German Church in Crisis Mode

News: Crisis in the Church
by Rodney Pelletier  •  •  July 18, 2016   

For every Catholic that joins the Church in Germany, 100 leave it

You are not signed in as a Premium user; you are viewing the free version of this program. Premium users have access to full-length programs with limited commercials and receive a 10% discount in the store! Sign up for only one day for the low cost of $1.99. Click the button below.

BONN ( - A new report by the German Episcopal Conference shows people in Germany are continuing to leave the Catholic Church in staggering numbers.

The report shows that 181,925 Germans left the church in 2015, with only 2,685 joining and 6,474 reverting. In 2014, more than 200,000 left, and before that in 2013, it was 170,000. The number of Germans joining and reverting has remained a fraction of those numbers over the last three years.

In a nation of 80 million people with 29 percent of the population Catholic, there were only 44,000 marriages in 2015 and 167,000 baptisms. The report also shows that only 10.4 percent of Germans attend Mass.

For 20 years the German Church has suffered astounding losses. Germans receiving the sacraments have plummeted, with reports showing that nearly half of German priests go to confession once a year or less.

In spite of the abysmal numbers, head of the German bishops conference Cdl. Reinhard Marx said, "The statistics show that the Church in Germany continues to be a strong force, whose message is heard and accepted. There obviously not only is an interest in, but also an active desire for the sacraments of the Church, as the slight increase of baptisms and marriages proves."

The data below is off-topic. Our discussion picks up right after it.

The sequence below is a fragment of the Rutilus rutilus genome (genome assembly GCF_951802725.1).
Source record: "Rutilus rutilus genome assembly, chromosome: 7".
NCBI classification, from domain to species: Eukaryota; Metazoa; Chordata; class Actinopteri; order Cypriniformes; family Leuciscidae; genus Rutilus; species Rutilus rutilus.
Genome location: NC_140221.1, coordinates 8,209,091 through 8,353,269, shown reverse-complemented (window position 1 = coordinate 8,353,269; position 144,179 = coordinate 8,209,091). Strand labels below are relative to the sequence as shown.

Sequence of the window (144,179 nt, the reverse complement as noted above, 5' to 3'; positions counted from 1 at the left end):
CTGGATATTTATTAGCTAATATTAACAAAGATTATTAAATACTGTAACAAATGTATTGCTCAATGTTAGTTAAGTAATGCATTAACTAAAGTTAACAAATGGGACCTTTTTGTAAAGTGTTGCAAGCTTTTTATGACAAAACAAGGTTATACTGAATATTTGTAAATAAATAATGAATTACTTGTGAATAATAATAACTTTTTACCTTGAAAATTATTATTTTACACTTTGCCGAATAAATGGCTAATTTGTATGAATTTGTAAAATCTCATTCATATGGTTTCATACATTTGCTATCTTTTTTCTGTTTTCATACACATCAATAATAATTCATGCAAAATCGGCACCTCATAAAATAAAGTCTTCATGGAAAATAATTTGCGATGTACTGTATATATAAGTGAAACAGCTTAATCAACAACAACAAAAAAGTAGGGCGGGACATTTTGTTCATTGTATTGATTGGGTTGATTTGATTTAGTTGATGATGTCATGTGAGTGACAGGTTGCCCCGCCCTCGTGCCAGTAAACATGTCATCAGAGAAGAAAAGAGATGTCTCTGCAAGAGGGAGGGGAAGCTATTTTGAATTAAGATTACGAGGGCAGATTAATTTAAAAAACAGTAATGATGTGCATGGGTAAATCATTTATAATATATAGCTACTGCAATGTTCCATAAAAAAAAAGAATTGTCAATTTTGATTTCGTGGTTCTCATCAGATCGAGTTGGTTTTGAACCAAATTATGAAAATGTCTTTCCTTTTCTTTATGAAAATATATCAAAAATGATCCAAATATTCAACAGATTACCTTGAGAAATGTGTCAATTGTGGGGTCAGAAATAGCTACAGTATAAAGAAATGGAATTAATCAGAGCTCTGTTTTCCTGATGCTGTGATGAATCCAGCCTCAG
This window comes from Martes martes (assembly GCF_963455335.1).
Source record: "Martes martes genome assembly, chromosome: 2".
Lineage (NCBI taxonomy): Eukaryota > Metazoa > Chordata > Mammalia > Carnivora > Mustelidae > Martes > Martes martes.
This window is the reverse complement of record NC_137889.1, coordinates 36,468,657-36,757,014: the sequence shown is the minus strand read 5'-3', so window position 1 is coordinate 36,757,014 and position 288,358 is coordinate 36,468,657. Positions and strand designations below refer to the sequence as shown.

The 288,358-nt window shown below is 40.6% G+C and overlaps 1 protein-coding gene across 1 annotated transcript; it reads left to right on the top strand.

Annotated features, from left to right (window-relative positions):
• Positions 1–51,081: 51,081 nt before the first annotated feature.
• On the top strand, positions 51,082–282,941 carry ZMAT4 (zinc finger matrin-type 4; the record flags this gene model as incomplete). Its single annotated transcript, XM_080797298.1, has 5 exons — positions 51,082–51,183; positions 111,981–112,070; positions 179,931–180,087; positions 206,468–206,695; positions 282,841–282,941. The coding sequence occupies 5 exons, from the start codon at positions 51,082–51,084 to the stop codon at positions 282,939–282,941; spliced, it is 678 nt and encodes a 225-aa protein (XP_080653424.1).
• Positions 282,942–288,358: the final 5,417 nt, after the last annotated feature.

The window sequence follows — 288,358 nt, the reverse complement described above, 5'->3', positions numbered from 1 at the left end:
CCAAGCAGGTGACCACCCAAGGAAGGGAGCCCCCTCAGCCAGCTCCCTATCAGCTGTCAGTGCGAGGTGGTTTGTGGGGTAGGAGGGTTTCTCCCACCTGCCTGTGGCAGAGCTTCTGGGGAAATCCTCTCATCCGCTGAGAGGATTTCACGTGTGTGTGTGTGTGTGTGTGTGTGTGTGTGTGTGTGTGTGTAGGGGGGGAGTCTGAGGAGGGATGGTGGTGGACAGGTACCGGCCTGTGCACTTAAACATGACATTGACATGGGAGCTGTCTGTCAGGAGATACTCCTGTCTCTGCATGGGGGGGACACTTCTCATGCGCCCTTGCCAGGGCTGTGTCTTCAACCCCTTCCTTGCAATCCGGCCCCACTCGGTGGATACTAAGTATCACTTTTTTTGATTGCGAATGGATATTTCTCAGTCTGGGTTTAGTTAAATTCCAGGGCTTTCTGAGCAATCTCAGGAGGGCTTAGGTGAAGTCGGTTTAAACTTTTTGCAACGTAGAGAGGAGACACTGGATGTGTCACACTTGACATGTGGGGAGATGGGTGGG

Last year, he commented that he and his fellow bishops "profoundly regret" the losses but "also respect the freedom of choice."

Cardinal Marx is one of several Catholic bishops who openly promote doctrines contrary to Catholic teaching. He recently remarked that Holy Communion should be allowed for the divorced and civilly remarried, and has also called for the Church rethink its position on artificial contraception in marriage.

He also hinted at schism in a press conference, saying that if the Church didn't allow what he and other German bishops wanted, they might go their own way.

"We are not a subsidiary of Rome. The Synod cannot prescribe in detail what we should do in Germany," he claimed. "Each Episcopal Conference is responsible for the pastoral care in their culture, and has to proclaim the Gospel as their very own office. ... We cannot wait until a synod states something, as we have here to undertake in this place marriage and family ministry."

Bishop Heiner Koch of Berlin has openly approved of gay sex, and Cdl. Karl Lehmann of Mainz — former head of the German bishops conference — criticized Vatican oversight in selecting bishops, saying, "Much greater attention should be given to an episcopal candidate's theological competence than his formal orthodoxy."

Although there is a group of German bishops who seem to be downplaying the catastrophe in the German Church, Pope Francis is not one of them. In 2015 at their annual "ad limina" visit in Rome, the Pope chided the German bishops, saying, "it is indispensable for the bishop to diligently perform his function as a teacher of the faith."

Fellow German Cdl. Walter Brandmüller even called out unfaithful brother bishops as "heretics." "A change of the teaching is unthinkable. Who nevertheless consciously does it, or insistently demands it, is a heretic — even if he wears the Roman Purple."

Six bishops, headed by Bp. Stefan Oster of Passau, authored a letter condemning the stance of other German bishops as being open to homosexual unions and Holy Communion for the divorced and civilly remarried.

Cardinal Marx previously said the rest of the world looks to the German Church for leadership, but fellow German Cdl. Paul Josef Cordes criticized his claims, noting that nobody is looking to the German Church for leadership since Germany has barely any supernatural faith left.


Have a news tip? Submit news to our tip line.

We rely on you to support our news reporting. Please donate today.

Comments are available for Premium members only - please login or sign up. Please see terms and conditions for commenting.